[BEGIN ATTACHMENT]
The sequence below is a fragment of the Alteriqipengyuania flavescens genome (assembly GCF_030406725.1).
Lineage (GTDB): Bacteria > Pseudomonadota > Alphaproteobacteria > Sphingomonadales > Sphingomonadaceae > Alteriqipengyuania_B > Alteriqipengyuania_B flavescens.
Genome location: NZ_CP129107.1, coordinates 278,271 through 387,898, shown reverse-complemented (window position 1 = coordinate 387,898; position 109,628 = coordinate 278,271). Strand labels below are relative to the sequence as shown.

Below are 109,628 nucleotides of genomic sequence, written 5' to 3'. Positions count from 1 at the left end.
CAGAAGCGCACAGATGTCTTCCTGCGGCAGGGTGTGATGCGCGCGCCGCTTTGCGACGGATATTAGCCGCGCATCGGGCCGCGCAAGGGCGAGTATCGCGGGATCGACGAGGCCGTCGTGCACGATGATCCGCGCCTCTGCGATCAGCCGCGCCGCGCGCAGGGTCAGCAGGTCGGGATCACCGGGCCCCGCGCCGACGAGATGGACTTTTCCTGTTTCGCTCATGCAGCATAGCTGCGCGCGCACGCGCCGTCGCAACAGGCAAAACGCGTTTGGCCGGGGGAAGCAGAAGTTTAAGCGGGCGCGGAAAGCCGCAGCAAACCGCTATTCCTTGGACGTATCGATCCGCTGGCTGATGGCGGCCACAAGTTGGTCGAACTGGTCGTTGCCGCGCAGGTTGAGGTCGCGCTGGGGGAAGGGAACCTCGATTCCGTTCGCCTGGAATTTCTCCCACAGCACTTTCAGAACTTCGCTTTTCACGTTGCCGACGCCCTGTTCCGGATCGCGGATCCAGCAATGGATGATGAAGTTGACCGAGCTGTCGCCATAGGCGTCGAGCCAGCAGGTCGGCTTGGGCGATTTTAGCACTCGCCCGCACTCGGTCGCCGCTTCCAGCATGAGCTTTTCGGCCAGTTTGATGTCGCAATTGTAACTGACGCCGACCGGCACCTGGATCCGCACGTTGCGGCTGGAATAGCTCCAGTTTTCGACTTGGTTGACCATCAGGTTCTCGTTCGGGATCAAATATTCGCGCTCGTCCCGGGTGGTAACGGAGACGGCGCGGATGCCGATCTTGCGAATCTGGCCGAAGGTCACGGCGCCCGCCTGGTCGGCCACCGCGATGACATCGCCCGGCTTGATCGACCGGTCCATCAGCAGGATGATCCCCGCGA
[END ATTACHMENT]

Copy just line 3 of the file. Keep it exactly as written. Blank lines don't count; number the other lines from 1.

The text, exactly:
Genome location: NZ_CP129107.1, coordinates 278,271 through 387,898, shown reverse-complemented (window position 1 = coordinate 387,898; position 109,628 = coordinate 278,271). Strand labels below are relative to the sequence as shown.